Titles change the esthetic appreciations of paintings

Authors/others:Gerger, Gernot; Leder, Helmut
Abstract:Esthetic experiences of artworks are influenced by contextualizing information such as titles. However, how titles contribute to positive esthetic experiences is still an open issue. Considering that fluency, as well as effortful elaborate processing, potentially influence esthetic experiences, we tested how three different title types—semantically matching (fluent), semantically non-matching (non-fluent), and an “untitled” condition (control)—affected experiences of abstract, semi-abstract, and representational art. While participants viewed title/artwork combinations we assessed facial electromygraphic (fEMG) recordings over M. corrugator supercilii and M. zygomaticus major muscle to capture subtle changes in emotional and cognitive processing, and asked for subjective liking and interest. Matching titles, but also the more effortful untitled condition, produced higher liking compared to non-fluently processed, non-matching titles especially in abstract art. These results were reflected in fEMG with stronger M. corrugator activations in the non-matching condition followed by the untitled condition. This implies high cognitive effort as well as negative emotions. Only in the matching condition, M. zygomaticus was more strongly activated indicating positive emotions due to fluency. Interest, however, was hardly affected. These results show that high levels of dis-fluency and cognitive effort reduce liking. However, fluency as well as moderate levels of effort contribute to more positive esthetic experiences.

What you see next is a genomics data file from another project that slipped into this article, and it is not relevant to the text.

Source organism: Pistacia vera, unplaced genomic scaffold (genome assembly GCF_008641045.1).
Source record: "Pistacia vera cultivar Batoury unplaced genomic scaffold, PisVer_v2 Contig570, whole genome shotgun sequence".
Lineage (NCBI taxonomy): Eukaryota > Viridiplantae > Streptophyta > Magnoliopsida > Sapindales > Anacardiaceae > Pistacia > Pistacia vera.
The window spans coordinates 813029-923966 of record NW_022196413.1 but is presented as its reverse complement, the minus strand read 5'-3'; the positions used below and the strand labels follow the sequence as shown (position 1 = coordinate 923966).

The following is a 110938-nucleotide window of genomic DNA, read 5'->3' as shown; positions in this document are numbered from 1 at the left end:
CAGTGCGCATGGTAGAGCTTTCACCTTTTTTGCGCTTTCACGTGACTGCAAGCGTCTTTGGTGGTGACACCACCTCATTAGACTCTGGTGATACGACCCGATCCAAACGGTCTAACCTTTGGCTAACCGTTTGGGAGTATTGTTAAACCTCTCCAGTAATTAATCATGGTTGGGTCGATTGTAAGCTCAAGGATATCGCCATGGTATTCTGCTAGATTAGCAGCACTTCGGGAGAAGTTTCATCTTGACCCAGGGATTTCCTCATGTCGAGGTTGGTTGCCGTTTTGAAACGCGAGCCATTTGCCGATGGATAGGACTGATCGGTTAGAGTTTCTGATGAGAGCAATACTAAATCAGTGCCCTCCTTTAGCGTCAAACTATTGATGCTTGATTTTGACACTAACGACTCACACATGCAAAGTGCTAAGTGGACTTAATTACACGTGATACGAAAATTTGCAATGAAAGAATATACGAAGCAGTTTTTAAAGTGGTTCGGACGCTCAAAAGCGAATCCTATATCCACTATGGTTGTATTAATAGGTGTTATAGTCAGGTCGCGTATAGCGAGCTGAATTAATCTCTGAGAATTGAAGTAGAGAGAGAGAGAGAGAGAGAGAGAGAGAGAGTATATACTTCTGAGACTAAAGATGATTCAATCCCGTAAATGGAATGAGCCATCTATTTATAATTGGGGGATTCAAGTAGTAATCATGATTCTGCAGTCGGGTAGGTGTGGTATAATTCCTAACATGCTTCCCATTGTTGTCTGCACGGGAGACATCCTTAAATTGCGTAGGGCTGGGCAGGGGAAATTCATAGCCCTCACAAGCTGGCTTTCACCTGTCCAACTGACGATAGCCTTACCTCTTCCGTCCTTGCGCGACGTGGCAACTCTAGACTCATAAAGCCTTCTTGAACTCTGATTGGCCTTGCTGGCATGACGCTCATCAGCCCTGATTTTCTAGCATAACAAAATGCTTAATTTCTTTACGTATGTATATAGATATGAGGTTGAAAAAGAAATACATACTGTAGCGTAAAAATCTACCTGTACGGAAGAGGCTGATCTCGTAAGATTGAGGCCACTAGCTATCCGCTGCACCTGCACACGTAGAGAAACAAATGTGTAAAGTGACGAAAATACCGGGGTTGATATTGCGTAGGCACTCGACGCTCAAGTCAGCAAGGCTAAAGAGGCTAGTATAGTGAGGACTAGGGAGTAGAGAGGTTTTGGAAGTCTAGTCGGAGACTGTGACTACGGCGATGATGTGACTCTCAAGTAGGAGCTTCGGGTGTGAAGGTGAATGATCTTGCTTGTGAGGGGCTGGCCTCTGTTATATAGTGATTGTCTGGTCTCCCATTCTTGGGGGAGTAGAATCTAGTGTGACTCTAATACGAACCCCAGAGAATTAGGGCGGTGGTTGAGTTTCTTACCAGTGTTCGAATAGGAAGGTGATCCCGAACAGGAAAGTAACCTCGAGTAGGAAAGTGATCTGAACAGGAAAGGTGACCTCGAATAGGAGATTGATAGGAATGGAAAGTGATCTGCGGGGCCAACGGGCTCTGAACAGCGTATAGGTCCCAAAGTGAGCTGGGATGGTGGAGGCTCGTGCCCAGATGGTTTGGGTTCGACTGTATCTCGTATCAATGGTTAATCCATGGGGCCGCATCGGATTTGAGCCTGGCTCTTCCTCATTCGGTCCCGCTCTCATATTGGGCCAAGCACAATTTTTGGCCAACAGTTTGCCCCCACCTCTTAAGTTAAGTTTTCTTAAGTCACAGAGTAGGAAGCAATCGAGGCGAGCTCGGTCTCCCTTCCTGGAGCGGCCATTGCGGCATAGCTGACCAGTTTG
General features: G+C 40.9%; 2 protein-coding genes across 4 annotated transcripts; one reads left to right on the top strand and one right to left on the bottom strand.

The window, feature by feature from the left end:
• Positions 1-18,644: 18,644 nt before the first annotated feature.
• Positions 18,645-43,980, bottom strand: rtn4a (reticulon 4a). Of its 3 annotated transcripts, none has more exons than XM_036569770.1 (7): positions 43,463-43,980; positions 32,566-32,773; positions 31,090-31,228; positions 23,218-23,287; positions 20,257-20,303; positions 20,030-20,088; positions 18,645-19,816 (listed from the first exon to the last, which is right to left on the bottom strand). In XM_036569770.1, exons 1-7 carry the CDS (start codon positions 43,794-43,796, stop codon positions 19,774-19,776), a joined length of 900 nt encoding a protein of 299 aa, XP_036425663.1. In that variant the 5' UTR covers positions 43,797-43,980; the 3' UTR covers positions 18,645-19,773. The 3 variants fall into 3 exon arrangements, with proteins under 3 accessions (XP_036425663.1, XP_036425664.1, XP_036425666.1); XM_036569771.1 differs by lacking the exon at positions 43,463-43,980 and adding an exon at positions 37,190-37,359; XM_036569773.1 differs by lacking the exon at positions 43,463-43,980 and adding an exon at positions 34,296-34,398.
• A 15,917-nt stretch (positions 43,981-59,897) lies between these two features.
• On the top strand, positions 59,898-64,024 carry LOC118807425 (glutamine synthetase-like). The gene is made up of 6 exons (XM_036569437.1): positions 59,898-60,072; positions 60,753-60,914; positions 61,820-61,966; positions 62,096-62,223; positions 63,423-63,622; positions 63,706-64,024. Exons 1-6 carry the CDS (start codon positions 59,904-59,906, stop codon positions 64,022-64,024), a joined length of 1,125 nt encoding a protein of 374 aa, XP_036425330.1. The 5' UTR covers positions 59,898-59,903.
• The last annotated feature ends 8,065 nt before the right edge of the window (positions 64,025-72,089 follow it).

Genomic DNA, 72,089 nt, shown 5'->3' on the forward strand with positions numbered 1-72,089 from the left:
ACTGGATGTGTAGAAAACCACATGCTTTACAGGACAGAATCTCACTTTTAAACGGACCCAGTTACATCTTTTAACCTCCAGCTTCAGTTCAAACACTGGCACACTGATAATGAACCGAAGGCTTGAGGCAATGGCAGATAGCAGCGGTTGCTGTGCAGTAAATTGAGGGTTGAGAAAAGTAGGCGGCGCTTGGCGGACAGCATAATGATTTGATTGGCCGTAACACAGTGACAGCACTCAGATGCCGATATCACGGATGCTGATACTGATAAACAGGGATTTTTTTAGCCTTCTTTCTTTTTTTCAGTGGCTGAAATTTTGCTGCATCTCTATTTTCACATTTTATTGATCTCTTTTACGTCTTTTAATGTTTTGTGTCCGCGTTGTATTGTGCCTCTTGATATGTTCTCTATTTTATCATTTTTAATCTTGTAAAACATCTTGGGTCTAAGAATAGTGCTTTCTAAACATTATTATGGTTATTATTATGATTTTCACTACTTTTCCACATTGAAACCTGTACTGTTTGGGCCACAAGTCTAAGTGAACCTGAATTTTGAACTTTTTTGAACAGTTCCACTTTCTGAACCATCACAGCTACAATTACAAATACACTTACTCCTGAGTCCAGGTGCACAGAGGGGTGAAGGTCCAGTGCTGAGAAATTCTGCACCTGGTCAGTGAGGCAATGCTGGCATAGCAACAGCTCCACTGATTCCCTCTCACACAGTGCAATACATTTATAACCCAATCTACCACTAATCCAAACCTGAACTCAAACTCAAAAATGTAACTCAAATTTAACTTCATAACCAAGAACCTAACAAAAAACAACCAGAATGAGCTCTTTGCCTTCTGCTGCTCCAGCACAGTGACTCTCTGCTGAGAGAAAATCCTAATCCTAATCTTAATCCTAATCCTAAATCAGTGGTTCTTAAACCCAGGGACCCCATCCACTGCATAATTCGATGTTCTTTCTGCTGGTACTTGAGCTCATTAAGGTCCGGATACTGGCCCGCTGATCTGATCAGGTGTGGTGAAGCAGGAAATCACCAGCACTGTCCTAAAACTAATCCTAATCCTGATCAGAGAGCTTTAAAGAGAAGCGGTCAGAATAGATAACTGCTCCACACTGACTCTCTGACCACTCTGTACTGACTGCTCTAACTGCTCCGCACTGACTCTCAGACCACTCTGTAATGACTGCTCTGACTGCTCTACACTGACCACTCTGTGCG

Date of publication:25.8.2015
Journal title:Frontiers in Human Neuroscience
Peer reviewed:true
Digital Object Identifier (DOI):http://dx.doi.org/10.3389/fnhum.2015.00464
Publication Type:Article